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Natalizumab Versus Fingolimod in Patients with Relapsing-Remitting Multiple Sclerosis: A Subgroup Analysis From Three International Cohorts

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  • Sifat Sharmin
  • Mathilde Lefort
  • Johanna Balslev Andersen
  • Emmanuelle Leray
  • Dana Horakova
  • Eva Kubala Havrdova
  • Raed Alroughani
  • Guillermo Izquierdo
  • Serkan Ozakbas
  • Francesco Patti
  • Marco Onofrj
  • Alessandra Lugaresi
  • Murat Terzi
  • Pierre Grammond
  • Francois Grand'Maison
  • Bassem Yamout
  • Alexandre Prat
  • Marc Girard
  • Pierre Duquette
  • Cavit Boz
  • Maria Trojano
  • Pamela McCombe
  • Mark Slee
  • Jeannette Lechner-Scott
  • Recai Turkoglu
  • Patrizia Sola
  • Diana Ferraro
  • Franco Granella
  • Julie Prevost
  • Davide Maimone
  • Olga Skibina
  • Katherine Buzzard
  • Anneke Van der Walt
  • Bart Van Wijmeersch
  • Tunde Csepany
  • Daniele Spitaleri
  • Steve Vucic
  • Romain Casey
  • Marc Debouverie
  • Gilles Edan
  • Jonathan Ciron
  • Aurélie Ruet
  • Finn Thorup Sellebjerg
  • Per Soelberg Soerensen
  • Michael Broksgaard Jensen
  • Jette Lautrup Frederiksen
  • Stephan Bramow
  • Henrik Kahr Mathiesen
  • Karen Ingrid Schreiber
  • Melinda Magyari
  • Danish Multiple Sclerosis Registry, OFSEP and the MSBase investigators
Vis graf over relationer

INTRODUCTION: Natalizumab has proved to be more effective than fingolimod in reducing disease activity in relapsing-remitting multiple sclerosis (RRMS). Whether this association is universal for all patient groups remains to be determined.

OBJECTIVE: The aim of this study was to compare the relative effectiveness of natalizumab and fingolimod in RRMS subgroups defined by the baseline demographic and clinical characteristics of interest.

METHODS: Patients with RRMS who were given natalizumab or fingolimod were identified in a merged cohort from three international registries. Efficacy outcomes were compared across subgroups based on patients' sex, age, disease duration, Expanded Disability Status Scale (EDSS) score, and disease and magnetic resonance imaging (MRI) activity 12 months prior to treatment initiation. Study endpoints were number of relapses (analyzed with weighted negative binomial generalized linear model) and 6-month confirmed disability worsening and improvement events (weighted Cox proportional hazards model), recorded during study therapy. Each patient was weighted using inverse probability of treatment weighting based on propensity score.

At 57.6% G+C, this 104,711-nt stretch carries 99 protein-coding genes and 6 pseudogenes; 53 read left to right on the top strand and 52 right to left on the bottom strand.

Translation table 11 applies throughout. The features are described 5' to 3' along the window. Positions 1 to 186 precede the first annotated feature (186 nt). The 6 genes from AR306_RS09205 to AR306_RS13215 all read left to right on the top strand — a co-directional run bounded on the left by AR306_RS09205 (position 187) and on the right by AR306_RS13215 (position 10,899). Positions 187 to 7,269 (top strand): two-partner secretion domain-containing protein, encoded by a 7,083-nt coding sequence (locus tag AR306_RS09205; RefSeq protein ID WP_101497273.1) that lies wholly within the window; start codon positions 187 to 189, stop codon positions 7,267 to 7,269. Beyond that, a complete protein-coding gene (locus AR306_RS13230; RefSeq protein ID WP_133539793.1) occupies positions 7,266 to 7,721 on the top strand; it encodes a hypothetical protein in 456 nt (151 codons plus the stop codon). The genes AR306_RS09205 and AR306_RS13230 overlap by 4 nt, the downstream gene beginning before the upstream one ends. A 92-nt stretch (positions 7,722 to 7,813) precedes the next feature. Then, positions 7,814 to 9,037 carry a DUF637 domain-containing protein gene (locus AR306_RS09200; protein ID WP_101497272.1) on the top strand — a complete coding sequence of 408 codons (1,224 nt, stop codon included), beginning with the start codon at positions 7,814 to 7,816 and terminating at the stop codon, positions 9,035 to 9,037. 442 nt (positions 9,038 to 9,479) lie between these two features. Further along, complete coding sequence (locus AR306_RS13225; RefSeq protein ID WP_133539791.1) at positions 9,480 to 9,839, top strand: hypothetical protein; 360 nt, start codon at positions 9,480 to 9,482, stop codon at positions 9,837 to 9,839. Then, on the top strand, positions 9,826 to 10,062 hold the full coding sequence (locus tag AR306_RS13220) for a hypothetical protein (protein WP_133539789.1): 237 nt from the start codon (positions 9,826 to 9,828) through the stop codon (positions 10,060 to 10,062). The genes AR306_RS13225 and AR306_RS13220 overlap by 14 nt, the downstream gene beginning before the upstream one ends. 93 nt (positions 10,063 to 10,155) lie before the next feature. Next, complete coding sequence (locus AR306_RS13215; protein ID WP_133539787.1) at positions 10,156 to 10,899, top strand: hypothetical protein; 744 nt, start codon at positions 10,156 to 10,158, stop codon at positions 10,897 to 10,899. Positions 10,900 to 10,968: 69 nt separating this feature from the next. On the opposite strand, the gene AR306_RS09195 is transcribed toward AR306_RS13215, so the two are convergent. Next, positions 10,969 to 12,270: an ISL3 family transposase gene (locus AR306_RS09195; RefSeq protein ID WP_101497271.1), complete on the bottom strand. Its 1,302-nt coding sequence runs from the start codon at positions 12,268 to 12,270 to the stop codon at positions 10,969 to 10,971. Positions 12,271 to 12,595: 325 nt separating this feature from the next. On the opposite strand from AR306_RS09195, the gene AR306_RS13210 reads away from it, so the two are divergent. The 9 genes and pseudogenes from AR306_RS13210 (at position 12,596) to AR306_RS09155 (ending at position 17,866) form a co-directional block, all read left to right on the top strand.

RESULTS: A total of 5148 patients (natalizumab 1989; fingolimod 3159) were included, with a mean ± standard deviation age at baseline of 38 ± 10 years, and the majority (72%) were women. The median on-treatment follow-up was 25 (quartiles 15-41) months. Natalizumab was associated with fewer relapses than fingolimod (incidence rate ratio [IRR]; 95% confidence interval [CI]) in women (0.76; 0.65-0.88); in those aged ≤ 38 years (0.64; 0.54-0.76); in those with disease duration ≤ 7 years (0.63; 0.53-0.76); in those with EDSS score < 4 (0.75; 0.64-0.88), < 6 (0.80; 0.70-0.91), and ≥ 6 (0.52; 0.31-0.86); and in patients with pre-baseline relapses (0.74; 0.64-0.86). A higher probability of confirmed disability improvement on natalizumab versus fingolimod (hazard ratio [HR]; 95% CI) was observed among women (1.36; 1.10-1.66); those aged > 38 years (1.34; 1.04-1.73); those with disease duration > 7 years (1.33; 1.01-1.74); those with EDSS score < 6 (1.21; 1.01-1.46) and ≥ 6 (1.93; 1.11-3.34); and patients with no new MRI lesion (1.73; 1.19-2.51).

CONCLUSIONS: Overall, in women, younger patients, those with shorter disease durations, and patients with pre-treatment relapses, natalizumab was associated with a lower frequency of multiple sclerosis relapses than fingolimod. It was also associated with an increased chance of recovery from disability among most patients, particularly women and those with no recent MRI activity.

OriginalsprogEngelsk
TidsskriftCNS Drugs
Vol/bind35
Udgave nummer11
Sider (fra-til)1217-1232
Antal sider16
ISSN1172-7047
DOI
StatusUdgivet - nov. 2021

Bibliografisk note

© 2021. The Author(s), under exclusive licence to Springer Nature Switzerland AG.

ID: 67842554